Wireless adapters are fairly cheap, and can provide varying degrees of success depending on the model. A simple rule of thumb is, the bigger the antenna, the better the reception. I suggest trying out different ones - including internal cards, which don't rely on USB (avoiding any USB driver issues), and are more permanent - to determine which one works best. You can test your internet connection speed via Speedtest.net or Speakeasy's Speed Test (provided you can load them - try DSLReports' Mobile Speed Test for a more lightweight speed test).

What if nothing loads at all?

Any one of the components that bridge your browser to the internet could be broken, so you'll may have to diagnose each one individually to determine what's causing connectivity issues. For most (home) internet setups, the "internet bridge" looks something like this: Web Browser <-> OS/Network Adapter <-> Router <-> Modem <-> ISP <-> the rest of the internet. Listed below are some potential fixes that can be done without leaving your chair (make sure to attempted all the steps in the previous sections as well!).

If none of the previous fixes work, your connection problems are likely not a result of your computer. The actions below go over the other components that could be causing issues.

How do I determine if my router is working?

Manufacturer/Source IP Address Username/Password Alt. Username/Password
2Wire Gateway (AT&T U-Verse) 192.168.1.254 Located on router (blank) (blank)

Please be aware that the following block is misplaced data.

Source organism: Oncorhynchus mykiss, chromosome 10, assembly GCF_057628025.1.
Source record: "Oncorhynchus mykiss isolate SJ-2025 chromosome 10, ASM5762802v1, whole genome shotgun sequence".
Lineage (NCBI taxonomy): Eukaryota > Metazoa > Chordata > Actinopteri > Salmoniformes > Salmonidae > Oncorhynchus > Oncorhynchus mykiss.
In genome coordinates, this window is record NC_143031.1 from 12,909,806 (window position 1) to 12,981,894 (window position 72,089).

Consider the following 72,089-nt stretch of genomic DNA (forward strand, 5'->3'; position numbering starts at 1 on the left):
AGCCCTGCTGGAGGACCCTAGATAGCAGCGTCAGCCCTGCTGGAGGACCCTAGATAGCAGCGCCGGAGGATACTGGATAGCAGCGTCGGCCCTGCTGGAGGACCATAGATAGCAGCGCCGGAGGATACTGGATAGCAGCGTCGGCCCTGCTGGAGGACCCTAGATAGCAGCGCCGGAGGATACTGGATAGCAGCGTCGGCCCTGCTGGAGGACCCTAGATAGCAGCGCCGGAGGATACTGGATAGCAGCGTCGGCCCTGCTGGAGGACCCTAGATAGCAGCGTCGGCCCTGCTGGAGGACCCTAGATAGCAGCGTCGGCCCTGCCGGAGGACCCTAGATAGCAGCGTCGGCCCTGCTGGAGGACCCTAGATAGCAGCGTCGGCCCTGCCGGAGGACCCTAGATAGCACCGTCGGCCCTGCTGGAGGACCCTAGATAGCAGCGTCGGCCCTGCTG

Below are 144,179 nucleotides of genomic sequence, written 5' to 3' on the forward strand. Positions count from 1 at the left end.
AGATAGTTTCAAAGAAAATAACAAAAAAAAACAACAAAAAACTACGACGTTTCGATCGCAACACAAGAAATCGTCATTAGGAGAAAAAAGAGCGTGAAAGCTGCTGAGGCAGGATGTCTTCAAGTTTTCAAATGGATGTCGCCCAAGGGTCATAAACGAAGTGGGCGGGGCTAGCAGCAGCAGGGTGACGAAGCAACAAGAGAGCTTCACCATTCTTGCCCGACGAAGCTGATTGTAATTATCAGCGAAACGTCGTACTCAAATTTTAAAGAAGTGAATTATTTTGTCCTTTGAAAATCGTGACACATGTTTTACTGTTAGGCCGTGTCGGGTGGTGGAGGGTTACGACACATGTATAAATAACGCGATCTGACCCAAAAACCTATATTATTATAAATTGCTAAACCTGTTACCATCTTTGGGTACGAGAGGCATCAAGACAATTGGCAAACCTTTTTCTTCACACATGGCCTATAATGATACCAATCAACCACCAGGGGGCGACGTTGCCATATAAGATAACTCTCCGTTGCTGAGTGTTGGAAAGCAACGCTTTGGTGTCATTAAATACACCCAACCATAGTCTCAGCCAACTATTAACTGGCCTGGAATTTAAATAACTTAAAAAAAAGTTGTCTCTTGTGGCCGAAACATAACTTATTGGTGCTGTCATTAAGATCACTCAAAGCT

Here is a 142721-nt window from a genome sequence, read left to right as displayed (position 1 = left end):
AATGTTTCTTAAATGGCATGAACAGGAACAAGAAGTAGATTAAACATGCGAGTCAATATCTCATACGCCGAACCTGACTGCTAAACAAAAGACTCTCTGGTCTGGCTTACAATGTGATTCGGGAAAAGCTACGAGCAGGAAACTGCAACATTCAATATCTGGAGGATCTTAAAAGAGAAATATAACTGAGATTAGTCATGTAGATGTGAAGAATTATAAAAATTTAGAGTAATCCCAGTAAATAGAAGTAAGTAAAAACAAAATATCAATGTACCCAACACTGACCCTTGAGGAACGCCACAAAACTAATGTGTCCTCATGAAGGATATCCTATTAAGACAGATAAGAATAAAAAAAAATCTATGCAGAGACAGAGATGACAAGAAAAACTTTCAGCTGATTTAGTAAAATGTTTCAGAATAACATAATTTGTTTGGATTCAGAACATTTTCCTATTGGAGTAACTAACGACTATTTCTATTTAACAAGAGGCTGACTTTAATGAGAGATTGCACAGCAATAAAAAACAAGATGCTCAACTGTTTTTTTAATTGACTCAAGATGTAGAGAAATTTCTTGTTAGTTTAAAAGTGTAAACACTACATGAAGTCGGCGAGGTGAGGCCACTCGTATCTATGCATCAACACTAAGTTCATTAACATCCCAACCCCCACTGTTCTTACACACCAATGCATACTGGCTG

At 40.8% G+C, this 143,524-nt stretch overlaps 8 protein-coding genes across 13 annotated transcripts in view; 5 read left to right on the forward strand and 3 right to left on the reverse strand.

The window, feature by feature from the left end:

Arris (Comcast Xfinity) 192.168.0.1 admin password admin 1234
Arris (Comcast Xfinity) alt. 10.0.0.1 comcast (blank) (blank) (blank)
ASUS 192.168.1.1 admin admin root root
Belkin 192.168.2.1 (blank) (blank) admin admin
D-Link 192.168.0.1 admin admin OR (blank) user (blank)
Linksys 192.168.1.1 admin admin (blank) admin
NETGEAR 192.168.0.1 admin admin OR password Refer to manual
Pace (AT&T U-Verse) 192.168.1.254 Located on router admin admin
Securifi 10.10.10.254 PIN: 1234 admin admin
TP-Link 192.168.1.1 admin admin root admin
TRENDnet 192.168.1.1 admin admin OR password (blank) (blank)

Try to access your router's control panel via your browser (192.168.*.*) on a wired connection. In the table above, you can find control panel IP addresses for common router manufacturers under the "IP Address" column. Alternatively, you can find it in your router's manual, or for Windows users, by opening a command prompt window, and then using the command "ipconfig" - your router's IP will be on the right of "Default Gateway...". Punch the IP address into the address bar of your browser, press enter, and the control panel page should appear within a few seconds.